Albert King and Stevie Ray Vaughan
Hearing it is one thing.
This classic 1983 meeting between Stevie Ray Vaughan and his mentor Albert King has been circulating for more than a decade.
But seeing it is quite another.
There's Vaughan, still in his 20s, showing off a little and clearly in awe of his legendary teacher, Albert King.
And there's King, wearing a three-piece suit, smoking a pipe and slinging his high-voltage Gibson Flying V, proving why he's worthy of the adulation.
Weirdly, this is the first time video from that live Canadian music TV series, “In Session,” has seen the light of day. Along with the DVD, this two-disc set includes a CD that adds three previously unreleased tracks.
Backed by a sizzling trio, Vaughan lets King call the shots, slowing “Born Under a Bad Sign” to a smoldering pace, trading solos, tossing each other ideas and smirking broadly to see where those ideas go.
During the long intro to “Texas Flood,” King gets rapping about their early days together, the young Vaughan sitting in on gigs at jumping Texas blues clubs like Antones in Austin.
If there's any resentment that King never achieved the kind of fame and fortune that either his big brother BB or Vaughan achieved, there isn't a hint of it here, or anywhere. King gets his props from Vaughan and it's obvious the two admire each other and that every electric guitar bluesman owes something to King.
The Brooklyn duo Sisters has made a beautiful mess of “Ghost Fits.”
The band's debut album is low on everything but volume, fuzz and hooks, dragging the kind of forceful lo-fi rock perfected by bands like Sonic Youth, Pavement and Black Flag into the indie future.
Like the White Stripes and Black Keys, Sisters guitarist/vocalist Aaron Pfannebecker and big-haired drummer/organist Matt Conboy make a big racket for just two guys. The songs are simple but driven, interrupted by clanging guitar solos and loopy, big bomb drum attacks. And Pfannebacker isn't much of a singer, which doesn't seem to hurt these songs one bit.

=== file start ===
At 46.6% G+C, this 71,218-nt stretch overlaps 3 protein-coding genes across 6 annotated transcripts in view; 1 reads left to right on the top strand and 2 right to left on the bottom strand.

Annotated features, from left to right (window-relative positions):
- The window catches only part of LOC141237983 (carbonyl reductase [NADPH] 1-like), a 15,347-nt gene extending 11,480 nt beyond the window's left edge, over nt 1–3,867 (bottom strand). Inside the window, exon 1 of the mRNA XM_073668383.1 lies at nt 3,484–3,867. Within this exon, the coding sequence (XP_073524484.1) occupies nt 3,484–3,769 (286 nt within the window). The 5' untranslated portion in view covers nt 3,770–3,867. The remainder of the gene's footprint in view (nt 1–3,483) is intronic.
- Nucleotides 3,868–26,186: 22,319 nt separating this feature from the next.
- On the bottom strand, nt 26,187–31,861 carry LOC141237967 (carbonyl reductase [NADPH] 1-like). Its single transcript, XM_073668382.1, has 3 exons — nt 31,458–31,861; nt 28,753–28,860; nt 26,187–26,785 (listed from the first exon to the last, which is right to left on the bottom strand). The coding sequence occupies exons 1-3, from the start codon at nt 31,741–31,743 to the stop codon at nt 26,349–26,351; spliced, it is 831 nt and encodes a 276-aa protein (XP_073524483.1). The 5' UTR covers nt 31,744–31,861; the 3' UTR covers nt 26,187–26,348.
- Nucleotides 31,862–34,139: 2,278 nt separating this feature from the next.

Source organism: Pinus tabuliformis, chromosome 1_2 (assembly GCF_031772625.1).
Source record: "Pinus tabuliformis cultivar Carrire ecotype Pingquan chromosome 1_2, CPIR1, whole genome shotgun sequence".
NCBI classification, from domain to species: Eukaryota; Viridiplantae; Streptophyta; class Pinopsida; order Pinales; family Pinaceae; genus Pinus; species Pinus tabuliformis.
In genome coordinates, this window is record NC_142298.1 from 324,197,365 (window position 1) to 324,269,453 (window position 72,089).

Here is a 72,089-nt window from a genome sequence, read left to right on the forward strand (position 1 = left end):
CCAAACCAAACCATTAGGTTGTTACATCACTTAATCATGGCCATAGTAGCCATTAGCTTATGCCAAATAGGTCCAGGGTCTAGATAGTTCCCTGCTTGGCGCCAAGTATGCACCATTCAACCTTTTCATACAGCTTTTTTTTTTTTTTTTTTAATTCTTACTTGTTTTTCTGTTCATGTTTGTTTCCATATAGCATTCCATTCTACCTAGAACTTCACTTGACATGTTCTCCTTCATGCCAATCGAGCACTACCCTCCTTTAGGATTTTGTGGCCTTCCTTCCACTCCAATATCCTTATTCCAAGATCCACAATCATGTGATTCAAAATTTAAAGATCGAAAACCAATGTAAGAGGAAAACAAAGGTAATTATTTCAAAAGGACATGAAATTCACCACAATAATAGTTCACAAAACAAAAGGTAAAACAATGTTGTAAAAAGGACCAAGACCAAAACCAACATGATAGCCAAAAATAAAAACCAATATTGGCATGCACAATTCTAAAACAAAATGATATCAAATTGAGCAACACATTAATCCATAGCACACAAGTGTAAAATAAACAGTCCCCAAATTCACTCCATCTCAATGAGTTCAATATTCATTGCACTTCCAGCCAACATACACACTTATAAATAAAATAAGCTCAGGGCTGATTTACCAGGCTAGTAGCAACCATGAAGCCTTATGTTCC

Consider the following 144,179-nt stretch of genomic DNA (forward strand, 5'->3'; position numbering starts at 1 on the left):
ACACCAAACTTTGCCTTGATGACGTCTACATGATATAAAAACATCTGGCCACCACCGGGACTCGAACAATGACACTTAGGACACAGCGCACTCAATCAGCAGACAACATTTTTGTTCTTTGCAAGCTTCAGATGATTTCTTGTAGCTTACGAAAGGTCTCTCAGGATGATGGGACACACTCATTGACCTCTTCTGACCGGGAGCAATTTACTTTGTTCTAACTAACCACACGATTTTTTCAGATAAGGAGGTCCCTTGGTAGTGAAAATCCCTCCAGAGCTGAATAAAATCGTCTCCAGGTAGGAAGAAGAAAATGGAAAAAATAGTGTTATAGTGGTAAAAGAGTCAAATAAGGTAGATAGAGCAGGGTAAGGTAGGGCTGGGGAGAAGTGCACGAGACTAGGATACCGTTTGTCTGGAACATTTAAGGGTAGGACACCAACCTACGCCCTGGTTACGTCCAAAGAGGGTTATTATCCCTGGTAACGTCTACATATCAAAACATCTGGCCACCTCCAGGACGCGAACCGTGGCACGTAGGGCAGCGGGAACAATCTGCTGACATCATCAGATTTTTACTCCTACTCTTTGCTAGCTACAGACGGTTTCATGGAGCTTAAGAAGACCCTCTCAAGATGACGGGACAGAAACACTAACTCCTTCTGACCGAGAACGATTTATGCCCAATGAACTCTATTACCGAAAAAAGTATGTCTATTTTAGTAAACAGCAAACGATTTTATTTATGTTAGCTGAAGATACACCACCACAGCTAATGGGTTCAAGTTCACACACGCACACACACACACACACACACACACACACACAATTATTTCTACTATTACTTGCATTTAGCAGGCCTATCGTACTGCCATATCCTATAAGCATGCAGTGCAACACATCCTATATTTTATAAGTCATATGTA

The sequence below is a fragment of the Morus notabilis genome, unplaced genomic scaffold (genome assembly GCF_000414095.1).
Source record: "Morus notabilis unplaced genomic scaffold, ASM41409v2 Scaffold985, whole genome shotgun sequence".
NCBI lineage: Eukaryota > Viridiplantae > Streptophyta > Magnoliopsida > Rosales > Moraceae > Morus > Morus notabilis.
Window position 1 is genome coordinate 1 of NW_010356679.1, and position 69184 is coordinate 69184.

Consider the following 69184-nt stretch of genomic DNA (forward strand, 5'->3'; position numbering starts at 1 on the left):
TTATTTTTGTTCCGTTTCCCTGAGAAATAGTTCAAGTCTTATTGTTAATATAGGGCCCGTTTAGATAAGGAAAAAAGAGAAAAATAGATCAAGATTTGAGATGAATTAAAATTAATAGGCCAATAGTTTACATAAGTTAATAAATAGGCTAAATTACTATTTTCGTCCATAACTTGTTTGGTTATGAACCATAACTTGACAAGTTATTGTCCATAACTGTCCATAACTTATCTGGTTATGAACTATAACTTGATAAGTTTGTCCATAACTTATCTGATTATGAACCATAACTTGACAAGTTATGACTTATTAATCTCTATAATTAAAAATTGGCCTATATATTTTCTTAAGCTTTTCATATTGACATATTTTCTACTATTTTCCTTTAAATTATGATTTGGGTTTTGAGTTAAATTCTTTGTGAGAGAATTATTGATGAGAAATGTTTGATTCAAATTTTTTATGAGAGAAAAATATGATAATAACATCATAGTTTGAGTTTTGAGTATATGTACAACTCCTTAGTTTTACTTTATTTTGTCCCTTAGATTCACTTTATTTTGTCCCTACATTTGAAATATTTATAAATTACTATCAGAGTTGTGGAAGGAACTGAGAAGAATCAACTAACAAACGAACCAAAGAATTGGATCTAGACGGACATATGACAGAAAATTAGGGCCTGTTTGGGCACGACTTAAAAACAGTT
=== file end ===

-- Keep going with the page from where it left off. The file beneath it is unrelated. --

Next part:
“Ghost Fits” is loaded with bouncy head-bobbers like the crunchy opener “The Curse” and the jangly “Glue” and “Sky.”
When the boys do veer into pop, it's just barely, with the synthy opening to “Highway Scratch” and the grungy “Wake Me Up” yielding to dirty guitar wailing without giving up their charm.
Like a lot of debuts, the duo has borrowed maybe too much from their ancestors. But, you can't help but admire their youthful pluck. It's a fine album and the pair are headed in the right direction.
Laetitia Sadier steps out of her longtime role fronting Stereolab, and her side band Monade, for a solo debut that is spare and pained and graceful.
Gone are the walls of synth noise and insistent rhythms. On “The Trip,” Sadier fills out the mossy sound of her imperfect voice and capable guitar with her French Monade collaborators Emmanuel Mario and Julien Gasc, along with American hipsters Rebecca Gates, Richard Swift and April March.
The guests lend a laid-back hand, mostly acoustic.
Two of the prettiest cuts are sung in French, part of the whimsy that makes all of Sadier's projects so interesting.
And, while there are hints of old overthought Stereolab here, with a few subtle synth bloops and eerie tones in ballads like “Statues Can Bend” and the loungy “Un Soir, Un Chien,” there's plenty of melancholy here. In the persistent title track, Sadier deals with her younger sister's suicide. “I will open my heart and let the pain run along,” she sings. “As there is no point in holding on.”